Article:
Supporters decry harsh sentences for 'holy women'.
"They did a totally symbolic action," McAlister said.
"They did no damage to property. It's not good news. It's a lot of time for having done very, very little in terms of the action itself."
The three nuns, Srs, Carol Gilbert and Ardeth Platte, both of whom live with McAlister at Baltimore's Jonah House, and Sr. Jackie Hudson of Poulsbo, Wash., were given sentences ranging from 30 to 41 months after they were convicted of obstructing national defense and destruction of government property.
The plight of the three nuns gained international media coverage as the U.S. government was waging a war on terrorism. In a July 15 gathering, several hundred of the nuns' supporters filled the social hall of Baltimore's St. Peter Claver Catholic Church to say their goodbyes to Platte and Gilbert.
Jesuit Fr. Daniel Berrigan called the nuns' impending prison sentences savage. "They're facing the domestic form of what the Iraqi children and ill and aged are facing," Berrigan said. "This is just one machinery of death at large in the world and it has to take domestic form as well as international form, and that's what we're seeing."
The harsh sentences are because "the Iraqi war is on," Berrigan said. "That's because these people in charge are utterly out of control in the world and utterly in control in our country."
Considering the ages of Platte and Hudson, friends were worried that the long sentences, and the hardship of prison could amount to life sentences for the pair. Since federal sentences do not include parole, both nuns will be 70 years old when they're released.
"It grieves us to see the courts pound on these two loving women," Catholic Worker Willa Bickham said in introducing Platte and Gilbert. "It's not right what is happening to them. It's not just.... Carol and Ardeth teach us the essence of nonviolence. They are very good women; very holy women, and we don't want to see them go. Their gentle sprits will nourish our souls in the days to come."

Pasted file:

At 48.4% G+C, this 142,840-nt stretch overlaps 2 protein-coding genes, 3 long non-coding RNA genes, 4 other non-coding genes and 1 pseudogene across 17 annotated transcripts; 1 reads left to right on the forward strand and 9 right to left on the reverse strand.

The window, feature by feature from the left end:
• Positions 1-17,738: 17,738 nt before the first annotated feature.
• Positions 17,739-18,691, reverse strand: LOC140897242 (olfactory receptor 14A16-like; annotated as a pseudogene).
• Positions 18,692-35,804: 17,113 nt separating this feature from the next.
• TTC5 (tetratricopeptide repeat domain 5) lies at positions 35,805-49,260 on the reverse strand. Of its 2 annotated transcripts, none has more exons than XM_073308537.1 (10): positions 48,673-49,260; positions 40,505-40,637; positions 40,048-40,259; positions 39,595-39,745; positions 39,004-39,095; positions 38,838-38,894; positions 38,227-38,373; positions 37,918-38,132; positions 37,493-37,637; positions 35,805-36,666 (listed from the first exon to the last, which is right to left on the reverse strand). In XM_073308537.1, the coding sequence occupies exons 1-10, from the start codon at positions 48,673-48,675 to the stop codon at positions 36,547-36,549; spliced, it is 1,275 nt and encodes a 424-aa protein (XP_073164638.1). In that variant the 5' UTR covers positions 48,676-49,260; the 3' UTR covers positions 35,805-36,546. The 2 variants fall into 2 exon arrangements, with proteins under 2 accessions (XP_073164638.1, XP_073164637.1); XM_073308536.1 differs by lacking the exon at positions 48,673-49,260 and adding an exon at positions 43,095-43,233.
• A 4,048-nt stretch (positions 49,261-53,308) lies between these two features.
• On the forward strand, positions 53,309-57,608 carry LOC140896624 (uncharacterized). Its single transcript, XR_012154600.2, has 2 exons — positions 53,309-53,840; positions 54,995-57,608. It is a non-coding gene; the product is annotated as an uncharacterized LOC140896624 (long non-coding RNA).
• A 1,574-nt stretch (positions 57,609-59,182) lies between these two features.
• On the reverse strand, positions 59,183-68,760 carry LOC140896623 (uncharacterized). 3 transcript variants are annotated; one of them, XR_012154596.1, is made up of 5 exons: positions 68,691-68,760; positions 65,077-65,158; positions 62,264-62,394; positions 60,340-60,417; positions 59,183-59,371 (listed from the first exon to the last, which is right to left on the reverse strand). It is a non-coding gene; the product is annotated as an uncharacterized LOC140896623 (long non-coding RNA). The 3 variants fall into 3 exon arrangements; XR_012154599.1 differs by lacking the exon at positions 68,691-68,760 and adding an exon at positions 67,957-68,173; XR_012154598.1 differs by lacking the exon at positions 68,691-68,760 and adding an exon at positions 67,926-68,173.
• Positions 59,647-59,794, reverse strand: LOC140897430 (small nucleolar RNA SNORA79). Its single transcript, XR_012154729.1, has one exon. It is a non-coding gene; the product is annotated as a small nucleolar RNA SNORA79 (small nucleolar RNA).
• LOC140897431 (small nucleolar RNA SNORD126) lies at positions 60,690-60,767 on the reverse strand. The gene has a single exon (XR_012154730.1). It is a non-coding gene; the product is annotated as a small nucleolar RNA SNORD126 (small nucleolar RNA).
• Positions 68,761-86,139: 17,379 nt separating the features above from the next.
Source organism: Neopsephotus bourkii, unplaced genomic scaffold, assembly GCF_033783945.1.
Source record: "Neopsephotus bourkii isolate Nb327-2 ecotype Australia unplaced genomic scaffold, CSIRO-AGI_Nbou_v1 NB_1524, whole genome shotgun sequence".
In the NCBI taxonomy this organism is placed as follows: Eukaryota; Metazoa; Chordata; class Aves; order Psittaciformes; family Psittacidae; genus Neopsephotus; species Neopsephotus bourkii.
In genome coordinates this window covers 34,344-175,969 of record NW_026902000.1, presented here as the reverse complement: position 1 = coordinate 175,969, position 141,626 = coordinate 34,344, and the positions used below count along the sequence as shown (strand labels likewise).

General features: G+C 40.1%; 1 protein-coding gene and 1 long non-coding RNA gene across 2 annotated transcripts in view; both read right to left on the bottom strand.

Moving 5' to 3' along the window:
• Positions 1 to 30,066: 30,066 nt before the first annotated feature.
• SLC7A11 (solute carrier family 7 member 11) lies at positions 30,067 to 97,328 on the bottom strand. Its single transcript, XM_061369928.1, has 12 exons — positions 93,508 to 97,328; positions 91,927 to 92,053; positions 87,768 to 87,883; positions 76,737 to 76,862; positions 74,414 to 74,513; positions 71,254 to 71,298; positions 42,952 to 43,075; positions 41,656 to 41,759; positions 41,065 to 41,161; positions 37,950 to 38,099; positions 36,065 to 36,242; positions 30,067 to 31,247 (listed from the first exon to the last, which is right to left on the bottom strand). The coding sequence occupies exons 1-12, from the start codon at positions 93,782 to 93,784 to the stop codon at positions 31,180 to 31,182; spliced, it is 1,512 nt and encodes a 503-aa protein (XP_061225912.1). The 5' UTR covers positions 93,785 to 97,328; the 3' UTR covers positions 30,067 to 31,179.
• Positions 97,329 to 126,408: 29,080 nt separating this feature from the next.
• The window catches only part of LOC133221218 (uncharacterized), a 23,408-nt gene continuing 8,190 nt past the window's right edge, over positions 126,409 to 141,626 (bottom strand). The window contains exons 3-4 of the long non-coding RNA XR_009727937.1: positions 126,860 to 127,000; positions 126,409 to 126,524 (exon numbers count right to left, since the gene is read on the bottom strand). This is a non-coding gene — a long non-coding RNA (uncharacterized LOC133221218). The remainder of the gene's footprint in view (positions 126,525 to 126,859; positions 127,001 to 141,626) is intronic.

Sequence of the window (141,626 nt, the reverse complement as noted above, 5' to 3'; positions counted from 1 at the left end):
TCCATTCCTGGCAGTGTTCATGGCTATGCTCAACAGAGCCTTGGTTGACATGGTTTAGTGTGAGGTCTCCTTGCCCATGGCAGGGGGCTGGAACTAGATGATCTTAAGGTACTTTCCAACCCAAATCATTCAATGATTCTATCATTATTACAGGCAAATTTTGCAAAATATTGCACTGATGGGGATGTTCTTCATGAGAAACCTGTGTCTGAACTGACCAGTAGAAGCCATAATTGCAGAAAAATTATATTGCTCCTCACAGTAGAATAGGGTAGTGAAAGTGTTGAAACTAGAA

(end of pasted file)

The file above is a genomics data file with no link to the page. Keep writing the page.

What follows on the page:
In her comments to the crowd, Gilbert likened the nine months the nuns spent preparing for their action to pregnancy and childbirth: "We studied. We prayed. We tried to discern the signs of the times.... We birthed our action on the early morning hours."
U.S. District Judge Robert Blackburn gave the jury no room to consider mitigating factors such as international law or the nuns' lack of intent to commit sabotage, Platte said. "It was clear to [the jury] that we had done a terrible wrong and that we were guilty," she said.
Now, the three women will spend collectively more than eight years in prison, a point McAlister emphasized in her criticism of the judge.
Because Blackburn gave sentences less than called for in the guidelines, he "comes off looking like a good guy," McAlister said. "He's not. He sent them up for a long time."
The sisters spent almost seven months in jail before accepting bond April 30 to say goodbye to their families, communities and loved ones. During their incarceration, the three received more than 5,000 letters of support, Platte said. "All the while we were in jail we could feel a tidal wave of grace that came to us."
Additional support for their actions came in a letter sent to them from the master general of the Dominican Order, Fr. Carlos Azpiroz Costa, writing from the order's generalate in Rome. "I want you to know that your symbolic stand for a world without war has been for me a wonderful Christian message of action," Azpiroz Costa wrote. "Like Jesus, you have shown a willingness to suffer because of that prophetic action so that a new kind of world might be born. In the name of the Order [of Preachers], I thank you for your powerful preaching."
By PATRICK O'NEILL
Patrick O'Neill is a freelance writer living in Raleigh, N.C.
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|Publication:||National Catholic Reporter|
|Date:||Aug 15, 2003|
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